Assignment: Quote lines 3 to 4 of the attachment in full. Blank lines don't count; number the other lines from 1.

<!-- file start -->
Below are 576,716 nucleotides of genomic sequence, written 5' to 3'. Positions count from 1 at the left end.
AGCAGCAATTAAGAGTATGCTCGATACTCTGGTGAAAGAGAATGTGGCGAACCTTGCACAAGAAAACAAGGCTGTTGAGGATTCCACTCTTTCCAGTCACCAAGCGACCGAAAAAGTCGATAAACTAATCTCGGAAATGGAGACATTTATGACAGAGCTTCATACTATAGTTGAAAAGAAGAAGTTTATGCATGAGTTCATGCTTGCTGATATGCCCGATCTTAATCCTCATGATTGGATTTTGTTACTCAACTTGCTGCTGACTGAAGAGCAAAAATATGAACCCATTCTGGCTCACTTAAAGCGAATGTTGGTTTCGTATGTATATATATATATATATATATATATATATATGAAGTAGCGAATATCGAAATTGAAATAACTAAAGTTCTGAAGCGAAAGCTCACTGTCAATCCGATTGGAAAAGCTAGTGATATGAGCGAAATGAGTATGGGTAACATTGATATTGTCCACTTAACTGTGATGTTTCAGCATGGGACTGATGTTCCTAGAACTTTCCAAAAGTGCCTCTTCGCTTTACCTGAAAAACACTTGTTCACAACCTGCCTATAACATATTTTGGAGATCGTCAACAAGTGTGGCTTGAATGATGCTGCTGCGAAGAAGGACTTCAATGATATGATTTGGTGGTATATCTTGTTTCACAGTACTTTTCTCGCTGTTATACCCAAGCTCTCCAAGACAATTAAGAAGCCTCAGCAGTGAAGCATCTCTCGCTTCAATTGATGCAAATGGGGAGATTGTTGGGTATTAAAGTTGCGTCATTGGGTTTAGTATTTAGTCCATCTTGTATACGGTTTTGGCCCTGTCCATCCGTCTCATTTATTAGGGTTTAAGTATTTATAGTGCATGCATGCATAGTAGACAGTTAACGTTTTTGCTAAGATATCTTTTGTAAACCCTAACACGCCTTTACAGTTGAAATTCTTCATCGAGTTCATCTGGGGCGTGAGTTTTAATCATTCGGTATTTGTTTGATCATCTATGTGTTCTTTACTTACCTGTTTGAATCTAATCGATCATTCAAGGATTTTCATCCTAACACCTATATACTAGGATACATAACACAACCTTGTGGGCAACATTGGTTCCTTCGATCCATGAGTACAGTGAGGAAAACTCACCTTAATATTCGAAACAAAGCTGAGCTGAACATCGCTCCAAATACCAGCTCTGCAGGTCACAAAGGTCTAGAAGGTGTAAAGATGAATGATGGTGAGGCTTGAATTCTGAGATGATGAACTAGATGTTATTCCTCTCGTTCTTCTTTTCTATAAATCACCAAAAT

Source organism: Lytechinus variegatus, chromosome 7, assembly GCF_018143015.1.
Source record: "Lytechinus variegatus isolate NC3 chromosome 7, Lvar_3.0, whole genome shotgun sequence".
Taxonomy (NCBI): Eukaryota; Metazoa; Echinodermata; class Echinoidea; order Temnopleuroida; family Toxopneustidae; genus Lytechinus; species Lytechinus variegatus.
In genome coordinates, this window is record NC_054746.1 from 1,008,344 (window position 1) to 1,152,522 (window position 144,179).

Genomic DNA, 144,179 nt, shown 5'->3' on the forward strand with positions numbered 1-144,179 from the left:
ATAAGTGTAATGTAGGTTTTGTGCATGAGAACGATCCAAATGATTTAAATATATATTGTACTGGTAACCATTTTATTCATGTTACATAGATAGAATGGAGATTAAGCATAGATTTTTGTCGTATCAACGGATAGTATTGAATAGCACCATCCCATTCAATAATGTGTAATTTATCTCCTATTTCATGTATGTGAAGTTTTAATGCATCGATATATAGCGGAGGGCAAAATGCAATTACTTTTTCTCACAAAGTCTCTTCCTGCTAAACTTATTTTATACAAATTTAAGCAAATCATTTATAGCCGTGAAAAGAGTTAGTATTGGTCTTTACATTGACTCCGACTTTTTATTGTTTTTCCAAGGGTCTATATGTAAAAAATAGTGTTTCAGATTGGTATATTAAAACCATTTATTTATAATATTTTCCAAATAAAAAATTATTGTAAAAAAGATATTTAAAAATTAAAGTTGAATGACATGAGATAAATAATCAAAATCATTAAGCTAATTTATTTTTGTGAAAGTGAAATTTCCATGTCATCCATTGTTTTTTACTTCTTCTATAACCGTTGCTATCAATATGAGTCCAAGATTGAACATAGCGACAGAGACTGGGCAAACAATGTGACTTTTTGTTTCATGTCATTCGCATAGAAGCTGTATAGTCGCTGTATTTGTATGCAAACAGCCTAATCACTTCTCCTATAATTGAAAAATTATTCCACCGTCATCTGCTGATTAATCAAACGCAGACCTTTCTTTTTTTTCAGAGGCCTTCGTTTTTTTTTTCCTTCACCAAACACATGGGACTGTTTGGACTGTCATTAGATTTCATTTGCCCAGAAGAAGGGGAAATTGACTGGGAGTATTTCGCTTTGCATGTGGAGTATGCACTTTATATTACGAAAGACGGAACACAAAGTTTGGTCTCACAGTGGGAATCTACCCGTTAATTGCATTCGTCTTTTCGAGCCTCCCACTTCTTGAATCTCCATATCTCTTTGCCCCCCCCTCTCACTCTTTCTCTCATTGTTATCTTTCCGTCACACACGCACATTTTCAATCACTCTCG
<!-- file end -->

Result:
Source organism: Lytechinus variegatus, chromosome 7, assembly GCF_018143015.1.
Source record: "Lytechinus variegatus isolate NC3 chromosome 7, Lvar_3.0, whole genome shotgun sequence".